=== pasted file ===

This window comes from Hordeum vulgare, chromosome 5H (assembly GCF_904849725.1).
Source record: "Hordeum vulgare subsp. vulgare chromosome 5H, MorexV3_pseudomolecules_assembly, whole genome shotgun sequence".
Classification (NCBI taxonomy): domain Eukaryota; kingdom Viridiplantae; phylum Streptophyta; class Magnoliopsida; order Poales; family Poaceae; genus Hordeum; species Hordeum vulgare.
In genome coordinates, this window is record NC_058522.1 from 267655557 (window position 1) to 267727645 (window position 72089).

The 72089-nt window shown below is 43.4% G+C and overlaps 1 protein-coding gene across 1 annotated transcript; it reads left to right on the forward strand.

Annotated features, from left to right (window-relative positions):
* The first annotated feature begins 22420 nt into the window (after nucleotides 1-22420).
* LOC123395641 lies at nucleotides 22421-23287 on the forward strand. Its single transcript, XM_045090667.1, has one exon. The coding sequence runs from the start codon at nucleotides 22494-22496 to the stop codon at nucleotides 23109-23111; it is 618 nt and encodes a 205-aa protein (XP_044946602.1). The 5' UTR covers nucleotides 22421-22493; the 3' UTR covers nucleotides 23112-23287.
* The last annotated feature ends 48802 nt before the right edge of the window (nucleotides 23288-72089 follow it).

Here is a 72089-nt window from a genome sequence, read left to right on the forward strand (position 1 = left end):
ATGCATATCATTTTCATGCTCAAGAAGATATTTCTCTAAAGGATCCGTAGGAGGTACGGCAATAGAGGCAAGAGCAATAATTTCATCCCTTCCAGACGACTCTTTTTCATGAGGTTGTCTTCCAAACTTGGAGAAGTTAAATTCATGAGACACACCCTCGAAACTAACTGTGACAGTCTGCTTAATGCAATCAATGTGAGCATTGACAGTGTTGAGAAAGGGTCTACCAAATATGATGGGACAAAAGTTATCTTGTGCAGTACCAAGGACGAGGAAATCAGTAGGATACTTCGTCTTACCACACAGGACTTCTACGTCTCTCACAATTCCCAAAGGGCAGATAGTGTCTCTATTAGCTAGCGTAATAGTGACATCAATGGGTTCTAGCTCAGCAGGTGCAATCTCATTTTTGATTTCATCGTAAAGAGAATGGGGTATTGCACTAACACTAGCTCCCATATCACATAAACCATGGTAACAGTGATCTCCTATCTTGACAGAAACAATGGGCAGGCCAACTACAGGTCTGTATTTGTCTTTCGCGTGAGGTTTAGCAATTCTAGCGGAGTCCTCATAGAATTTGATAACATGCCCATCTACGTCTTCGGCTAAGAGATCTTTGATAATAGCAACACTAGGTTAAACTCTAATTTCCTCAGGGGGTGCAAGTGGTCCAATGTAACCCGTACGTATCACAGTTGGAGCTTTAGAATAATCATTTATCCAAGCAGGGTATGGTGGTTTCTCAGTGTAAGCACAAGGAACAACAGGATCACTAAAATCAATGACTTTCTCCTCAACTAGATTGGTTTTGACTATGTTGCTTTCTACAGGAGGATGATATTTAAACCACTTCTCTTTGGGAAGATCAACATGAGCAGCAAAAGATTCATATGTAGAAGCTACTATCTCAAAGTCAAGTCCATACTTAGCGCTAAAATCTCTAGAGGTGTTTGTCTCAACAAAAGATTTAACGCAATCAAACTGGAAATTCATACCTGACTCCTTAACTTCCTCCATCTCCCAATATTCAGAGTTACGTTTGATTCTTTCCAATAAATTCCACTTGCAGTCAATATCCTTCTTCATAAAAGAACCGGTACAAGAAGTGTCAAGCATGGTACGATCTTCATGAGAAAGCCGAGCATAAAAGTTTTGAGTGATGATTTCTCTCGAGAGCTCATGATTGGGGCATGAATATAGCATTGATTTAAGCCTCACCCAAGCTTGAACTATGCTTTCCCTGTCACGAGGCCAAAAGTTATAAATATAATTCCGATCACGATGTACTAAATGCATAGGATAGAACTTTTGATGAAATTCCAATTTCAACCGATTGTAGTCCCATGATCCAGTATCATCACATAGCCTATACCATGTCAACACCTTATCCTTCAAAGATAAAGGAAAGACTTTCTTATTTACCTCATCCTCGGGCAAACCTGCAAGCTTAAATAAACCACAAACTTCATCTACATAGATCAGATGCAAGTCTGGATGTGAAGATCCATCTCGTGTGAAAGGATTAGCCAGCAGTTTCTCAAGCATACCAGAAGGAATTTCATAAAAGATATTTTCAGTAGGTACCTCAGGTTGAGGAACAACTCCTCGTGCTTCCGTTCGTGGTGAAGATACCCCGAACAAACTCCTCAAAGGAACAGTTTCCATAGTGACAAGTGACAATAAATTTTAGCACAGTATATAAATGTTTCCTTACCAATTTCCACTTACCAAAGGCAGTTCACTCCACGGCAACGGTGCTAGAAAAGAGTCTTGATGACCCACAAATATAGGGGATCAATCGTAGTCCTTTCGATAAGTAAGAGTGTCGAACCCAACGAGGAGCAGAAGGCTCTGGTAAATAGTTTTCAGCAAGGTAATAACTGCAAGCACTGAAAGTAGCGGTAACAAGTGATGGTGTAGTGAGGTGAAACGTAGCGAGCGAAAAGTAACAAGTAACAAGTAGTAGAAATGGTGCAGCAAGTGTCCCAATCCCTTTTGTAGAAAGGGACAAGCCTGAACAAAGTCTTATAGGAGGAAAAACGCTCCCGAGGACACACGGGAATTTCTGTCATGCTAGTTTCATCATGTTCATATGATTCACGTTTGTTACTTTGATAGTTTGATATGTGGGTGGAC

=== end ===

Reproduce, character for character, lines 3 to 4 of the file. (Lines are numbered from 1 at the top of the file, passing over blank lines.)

Classification (NCBI taxonomy): domain Eukaryota; kingdom Viridiplantae; phylum Streptophyta; class Magnoliopsida; order Poales; family Poaceae; genus Hordeum; species Hordeum vulgare.
In genome coordinates, this window is record NC_058522.1 from 267655557 (window position 1) to 267727645 (window position 72089).